“If in 1994 you’d wanted to understand what our lives would be like right now, you’d still be better off reading a single copy of Wired magazine published in that year than all of the sceptical literature published ever since” was a classic line from an interview in The Guardian with Clay Shirky, one of the foremost thinkers about internet and society. If you’ve never heard of Shirky then read the full piece. Needless to say I agree with him – the internet is changing our society, our politics, in ways we can only just begin to understand.
It’s in that context that I’m doing the website design and strategy for Diane Abbott’s Labour leadership bid.
“From Shirky to Abbott? Is he mad?” you’re probably thinking. Let me explain.
Designing websites for politicians is what I do for a living. But I’ve done too many dull, institutionalised website projects. Sites where there’s scant little thinking about what has to be on the website, no contact whatsoever between candidate and web strategist (it’s all filtered and sanitised by the minions), and web efforts that are just a bolt on to the regular campaign.
So when the chance presented itself to work on Diane’s campaign I seized it immediately. A two-hour intense discussion and training session with her to determine the way forward sealed the deal. Most of the politicians I work for I’ve never even met!
Diane is relentlessly optimistic, amusing, engaging, interested by tech and the internet (tweets are from her, from her iPhone (apart from some automated from RSS)) and she’s willing to see the big picture and not get stressed about the shade of red on her site. Her background in television and the strong imagery of her career are the assets that I’ve drawn upon for the design of her site. The site launched today is powered by WordPress but looks nothing like any other political website yet launched in the UK.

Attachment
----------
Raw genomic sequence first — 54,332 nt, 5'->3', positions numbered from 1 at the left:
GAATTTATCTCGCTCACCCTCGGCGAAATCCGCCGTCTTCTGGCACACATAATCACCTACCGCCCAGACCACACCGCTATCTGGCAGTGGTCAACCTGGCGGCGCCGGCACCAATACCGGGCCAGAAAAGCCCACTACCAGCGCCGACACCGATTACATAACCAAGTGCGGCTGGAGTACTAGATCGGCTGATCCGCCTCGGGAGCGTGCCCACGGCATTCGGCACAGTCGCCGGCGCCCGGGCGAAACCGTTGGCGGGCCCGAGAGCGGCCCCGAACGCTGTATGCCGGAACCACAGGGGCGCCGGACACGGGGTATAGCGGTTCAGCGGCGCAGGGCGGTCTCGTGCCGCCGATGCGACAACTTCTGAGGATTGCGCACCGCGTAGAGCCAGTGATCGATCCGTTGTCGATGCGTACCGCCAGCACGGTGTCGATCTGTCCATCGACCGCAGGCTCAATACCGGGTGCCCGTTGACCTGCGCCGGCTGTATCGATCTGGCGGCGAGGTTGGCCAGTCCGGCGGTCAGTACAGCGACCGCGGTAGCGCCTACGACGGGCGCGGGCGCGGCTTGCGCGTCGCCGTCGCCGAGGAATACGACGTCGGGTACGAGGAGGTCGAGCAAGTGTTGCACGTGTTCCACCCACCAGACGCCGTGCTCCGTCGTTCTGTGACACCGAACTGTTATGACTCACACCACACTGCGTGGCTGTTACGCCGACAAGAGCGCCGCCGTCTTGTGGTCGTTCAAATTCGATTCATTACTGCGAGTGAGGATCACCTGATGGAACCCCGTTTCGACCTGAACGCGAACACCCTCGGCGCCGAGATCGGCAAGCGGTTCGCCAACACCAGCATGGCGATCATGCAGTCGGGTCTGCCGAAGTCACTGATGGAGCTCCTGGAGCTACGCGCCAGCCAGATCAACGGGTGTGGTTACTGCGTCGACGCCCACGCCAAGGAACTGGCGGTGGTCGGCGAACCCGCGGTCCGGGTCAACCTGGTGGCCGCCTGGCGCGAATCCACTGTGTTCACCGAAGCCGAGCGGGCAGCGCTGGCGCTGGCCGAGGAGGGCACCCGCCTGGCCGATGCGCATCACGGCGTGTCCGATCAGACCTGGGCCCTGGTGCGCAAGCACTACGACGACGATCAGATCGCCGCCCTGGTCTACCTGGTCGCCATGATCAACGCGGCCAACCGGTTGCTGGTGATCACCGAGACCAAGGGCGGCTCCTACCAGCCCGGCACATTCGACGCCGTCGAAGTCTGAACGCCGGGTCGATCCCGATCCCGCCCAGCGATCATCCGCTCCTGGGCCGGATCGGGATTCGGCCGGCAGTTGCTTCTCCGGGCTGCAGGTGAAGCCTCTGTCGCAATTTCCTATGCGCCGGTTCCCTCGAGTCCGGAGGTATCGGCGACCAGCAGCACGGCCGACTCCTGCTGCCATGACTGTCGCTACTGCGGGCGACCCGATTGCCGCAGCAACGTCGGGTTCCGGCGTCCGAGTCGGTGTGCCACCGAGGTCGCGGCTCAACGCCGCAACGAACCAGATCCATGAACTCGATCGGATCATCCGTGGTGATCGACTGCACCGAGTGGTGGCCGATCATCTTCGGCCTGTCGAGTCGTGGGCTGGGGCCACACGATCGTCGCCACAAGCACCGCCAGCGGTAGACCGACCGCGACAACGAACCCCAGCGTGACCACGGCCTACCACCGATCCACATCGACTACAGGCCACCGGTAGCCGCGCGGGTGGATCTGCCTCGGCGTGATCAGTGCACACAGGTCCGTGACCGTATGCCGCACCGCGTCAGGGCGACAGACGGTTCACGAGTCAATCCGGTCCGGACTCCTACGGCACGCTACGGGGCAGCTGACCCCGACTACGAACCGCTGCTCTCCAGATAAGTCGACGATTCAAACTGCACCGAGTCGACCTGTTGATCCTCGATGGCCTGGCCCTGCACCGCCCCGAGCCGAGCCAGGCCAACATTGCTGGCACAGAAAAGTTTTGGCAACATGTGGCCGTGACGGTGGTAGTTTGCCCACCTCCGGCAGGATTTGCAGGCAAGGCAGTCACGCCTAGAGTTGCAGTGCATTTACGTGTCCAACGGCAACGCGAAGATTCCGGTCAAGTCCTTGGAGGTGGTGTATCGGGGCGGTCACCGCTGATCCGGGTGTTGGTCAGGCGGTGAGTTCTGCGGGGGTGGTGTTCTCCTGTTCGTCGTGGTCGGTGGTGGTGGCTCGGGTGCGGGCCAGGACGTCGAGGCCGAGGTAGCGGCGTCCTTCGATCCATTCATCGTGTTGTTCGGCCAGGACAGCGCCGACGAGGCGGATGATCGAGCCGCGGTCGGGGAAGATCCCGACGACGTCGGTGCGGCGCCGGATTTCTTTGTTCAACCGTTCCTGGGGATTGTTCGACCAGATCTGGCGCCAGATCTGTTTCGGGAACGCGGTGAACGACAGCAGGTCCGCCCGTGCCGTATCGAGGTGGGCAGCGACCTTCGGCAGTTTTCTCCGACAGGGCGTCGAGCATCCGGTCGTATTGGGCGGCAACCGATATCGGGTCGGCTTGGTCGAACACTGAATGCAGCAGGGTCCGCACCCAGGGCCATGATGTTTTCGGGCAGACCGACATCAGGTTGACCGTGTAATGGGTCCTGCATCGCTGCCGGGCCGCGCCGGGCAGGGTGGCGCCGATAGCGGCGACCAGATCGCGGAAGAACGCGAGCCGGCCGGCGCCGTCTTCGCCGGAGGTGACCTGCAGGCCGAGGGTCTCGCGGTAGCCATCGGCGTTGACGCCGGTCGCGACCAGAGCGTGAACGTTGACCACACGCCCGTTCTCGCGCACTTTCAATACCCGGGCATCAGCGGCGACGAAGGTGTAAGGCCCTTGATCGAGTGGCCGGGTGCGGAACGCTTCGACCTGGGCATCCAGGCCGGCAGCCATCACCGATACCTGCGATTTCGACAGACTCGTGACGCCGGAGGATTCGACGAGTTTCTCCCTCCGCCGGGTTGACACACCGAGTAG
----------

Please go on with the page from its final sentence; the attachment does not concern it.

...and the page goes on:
Yet today is only the start. There’s much more information ready to be uploaded, and more interesting innovations ready to go over the next few weeks.
The site raises the bar – it is the candidate online, not simply a precursory coverage of the basics of social media as demonstrated by the other candidates, and it’s a major change from the site Joe Caluori reviewed a short while ago. So for me this is not about Diane as such – it’s more important than that. It’s about looking at how internet politics can be conducted in the UK in the future, how Labour politics can be conducted in future, and as Diane is keen to embrace the future of politics online she gets my vote – and many, many hours of my time too.